I wanted to be a sleuth and attempted to start a “secret” club called L.A.I for that sole purpose, well that and having a secret club: Librans’ Adventurous Investigating with some supposedly like-minded libra girls in standard five. It didn’t quite take off. No one really came to the “meetings” and we never solved any mysteries. I read and re-read so much Nancy that I’ll never, as long as I live, forget that “neuf” means nine in French — from the name of a character in The Mystery of the 99 Steps.
I recall some really random shit from some of the books I loved and read. Don’t ask me why.
Likewise, I really loved this one collection of British school stories that I wish I could remember the name of — but I don’t. Loved fairy tales, Piping Down the Valleys Wild and an oddly enjoyable book called The Summer House Loon which I only just learnt has a sequel. Some of the stuff in there went way over my head until I got a little older: implications of academia and marriage and whatnot. Later, I grow to love Jane Eyre and it always makes me cry. But that good kind of cry where you get in touch with a little part of yourself all over again. I loved The Wooing of Beppo Tate and anyone who has read it in school too probably might love it too. Little Women — I recall I struggled to finish but I enjoyed it, except the agonizing parts with the long, drawn-out Pilgrim plays and whatnot.
Mainly, I remember that as a girl, I really wanted Jo to marry Laurie. Except, you know, Jo really wasn’t having any of that. I really, really loved Roll of Thunder Hear my Cry and Let the Circle be Unbroken — what amazing books and characters. Loved Alice Childress’ Rainbow Jordan — and the blackgirl on the cover with her canerows and skin-tone like me. Not to mention the picture books that I never grew tired of, even as I got older: Liza Lou and The Yeller Belly Swamp: I love Liza and her spunky self to this day! And Jambo means Hello which I am glad to see courtesy a random perusal in Target, still sells and is still popular.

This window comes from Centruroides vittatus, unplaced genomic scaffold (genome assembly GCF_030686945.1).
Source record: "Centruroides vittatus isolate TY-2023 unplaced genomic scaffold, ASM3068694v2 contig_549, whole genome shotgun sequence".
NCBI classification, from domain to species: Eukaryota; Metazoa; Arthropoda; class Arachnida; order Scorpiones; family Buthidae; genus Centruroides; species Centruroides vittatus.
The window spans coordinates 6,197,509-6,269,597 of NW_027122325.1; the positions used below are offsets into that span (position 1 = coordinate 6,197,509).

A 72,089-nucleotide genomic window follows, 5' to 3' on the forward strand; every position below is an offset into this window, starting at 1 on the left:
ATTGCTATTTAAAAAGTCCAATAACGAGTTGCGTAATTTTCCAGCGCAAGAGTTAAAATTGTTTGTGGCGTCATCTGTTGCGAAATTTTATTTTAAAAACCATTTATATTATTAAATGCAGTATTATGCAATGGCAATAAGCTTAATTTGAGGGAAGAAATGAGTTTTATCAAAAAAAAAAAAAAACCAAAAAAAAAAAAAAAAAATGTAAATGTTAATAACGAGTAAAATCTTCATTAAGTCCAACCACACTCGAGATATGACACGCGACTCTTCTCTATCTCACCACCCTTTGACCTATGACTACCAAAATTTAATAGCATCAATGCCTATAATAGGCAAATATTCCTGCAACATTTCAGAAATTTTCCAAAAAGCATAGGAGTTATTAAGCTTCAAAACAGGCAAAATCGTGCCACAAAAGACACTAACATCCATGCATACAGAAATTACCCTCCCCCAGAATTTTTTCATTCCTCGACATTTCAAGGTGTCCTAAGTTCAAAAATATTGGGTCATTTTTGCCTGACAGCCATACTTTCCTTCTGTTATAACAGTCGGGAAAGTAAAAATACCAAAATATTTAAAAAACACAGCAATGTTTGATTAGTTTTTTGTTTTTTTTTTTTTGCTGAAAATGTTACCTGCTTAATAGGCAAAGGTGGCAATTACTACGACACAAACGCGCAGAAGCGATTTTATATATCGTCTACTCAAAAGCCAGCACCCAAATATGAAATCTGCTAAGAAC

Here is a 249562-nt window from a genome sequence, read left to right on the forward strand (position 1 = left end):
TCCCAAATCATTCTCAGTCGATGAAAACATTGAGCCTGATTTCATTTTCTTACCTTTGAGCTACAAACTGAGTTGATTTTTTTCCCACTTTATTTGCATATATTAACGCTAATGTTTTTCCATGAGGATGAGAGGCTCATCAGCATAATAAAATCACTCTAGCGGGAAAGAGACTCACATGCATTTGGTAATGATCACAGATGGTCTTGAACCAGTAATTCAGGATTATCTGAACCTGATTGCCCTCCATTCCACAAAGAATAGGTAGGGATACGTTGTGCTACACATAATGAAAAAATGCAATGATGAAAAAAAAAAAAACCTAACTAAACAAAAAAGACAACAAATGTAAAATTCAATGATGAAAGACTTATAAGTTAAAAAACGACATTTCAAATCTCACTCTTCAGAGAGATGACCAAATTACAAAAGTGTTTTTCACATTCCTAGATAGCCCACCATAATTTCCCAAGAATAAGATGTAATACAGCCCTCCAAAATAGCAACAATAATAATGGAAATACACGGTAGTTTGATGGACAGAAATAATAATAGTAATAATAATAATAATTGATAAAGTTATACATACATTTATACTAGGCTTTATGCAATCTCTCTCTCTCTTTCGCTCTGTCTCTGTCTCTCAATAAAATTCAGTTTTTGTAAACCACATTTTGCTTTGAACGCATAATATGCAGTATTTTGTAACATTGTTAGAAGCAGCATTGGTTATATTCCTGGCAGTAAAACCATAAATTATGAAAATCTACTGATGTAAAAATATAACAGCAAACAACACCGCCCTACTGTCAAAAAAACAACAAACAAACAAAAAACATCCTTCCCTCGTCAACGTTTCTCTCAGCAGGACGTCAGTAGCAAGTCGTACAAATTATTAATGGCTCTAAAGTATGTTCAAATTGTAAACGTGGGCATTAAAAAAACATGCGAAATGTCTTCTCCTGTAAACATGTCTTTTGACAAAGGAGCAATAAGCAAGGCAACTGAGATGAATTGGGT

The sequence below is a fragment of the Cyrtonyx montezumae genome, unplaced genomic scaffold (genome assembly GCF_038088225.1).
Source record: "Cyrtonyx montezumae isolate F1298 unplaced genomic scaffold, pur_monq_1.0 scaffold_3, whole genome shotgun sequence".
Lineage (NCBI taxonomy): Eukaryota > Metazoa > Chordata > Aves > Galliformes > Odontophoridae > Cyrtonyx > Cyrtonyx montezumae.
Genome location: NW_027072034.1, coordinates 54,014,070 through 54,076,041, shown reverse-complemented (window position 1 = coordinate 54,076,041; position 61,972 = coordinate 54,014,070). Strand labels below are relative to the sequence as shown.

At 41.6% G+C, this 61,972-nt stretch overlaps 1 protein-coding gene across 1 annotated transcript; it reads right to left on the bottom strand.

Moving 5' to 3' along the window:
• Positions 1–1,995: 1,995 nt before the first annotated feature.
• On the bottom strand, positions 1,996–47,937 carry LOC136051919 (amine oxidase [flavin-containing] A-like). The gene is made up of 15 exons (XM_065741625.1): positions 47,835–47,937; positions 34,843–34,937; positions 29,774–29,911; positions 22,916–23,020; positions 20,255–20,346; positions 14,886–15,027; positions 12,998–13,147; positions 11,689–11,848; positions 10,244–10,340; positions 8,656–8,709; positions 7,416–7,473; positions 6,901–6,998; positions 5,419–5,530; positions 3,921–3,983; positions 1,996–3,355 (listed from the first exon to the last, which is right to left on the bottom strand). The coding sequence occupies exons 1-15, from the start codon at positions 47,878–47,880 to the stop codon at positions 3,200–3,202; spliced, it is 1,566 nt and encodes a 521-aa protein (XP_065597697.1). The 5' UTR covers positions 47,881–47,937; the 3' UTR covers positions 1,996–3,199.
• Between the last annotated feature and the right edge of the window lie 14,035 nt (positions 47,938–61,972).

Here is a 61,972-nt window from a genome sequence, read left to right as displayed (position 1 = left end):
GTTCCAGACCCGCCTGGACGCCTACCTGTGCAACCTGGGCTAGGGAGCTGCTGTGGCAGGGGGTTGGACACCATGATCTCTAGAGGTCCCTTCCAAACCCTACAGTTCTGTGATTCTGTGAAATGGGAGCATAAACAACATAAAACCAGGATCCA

One author who especially rocked my world in a whole other way was the fantastic Virginia Hamilton. My Mummy made sure I read Mrs. Hamilton. I had never read books featuring characters like hers. In The Magical Adventures of Pretty Pearl — I had never in my life read a story like that. Her female protagonists spanned the range of blackgirldom and the language she wrote in: the language of black folk, or slang and the streets; and of people and rhythms and nuance; and of the heart and mind of blackgirls any and everywhere in the world, was like nothing else I had seen in Nancy, The Secret Seven, in Sweet Valley, Sweet Dreams or any of the classics — and it still happens today.
Recently, I purposefully borrowed A Little Love by Virginia Hamilton from my library and I’m still being blown away by the prose and her characters and I keep thinking about myself too — younger me and the first time that I encountered these pages. And when I pull it open, that good, familiar spills out and washes over me again, sweeping me away in the story. Yeah, I like that feeling. A lot.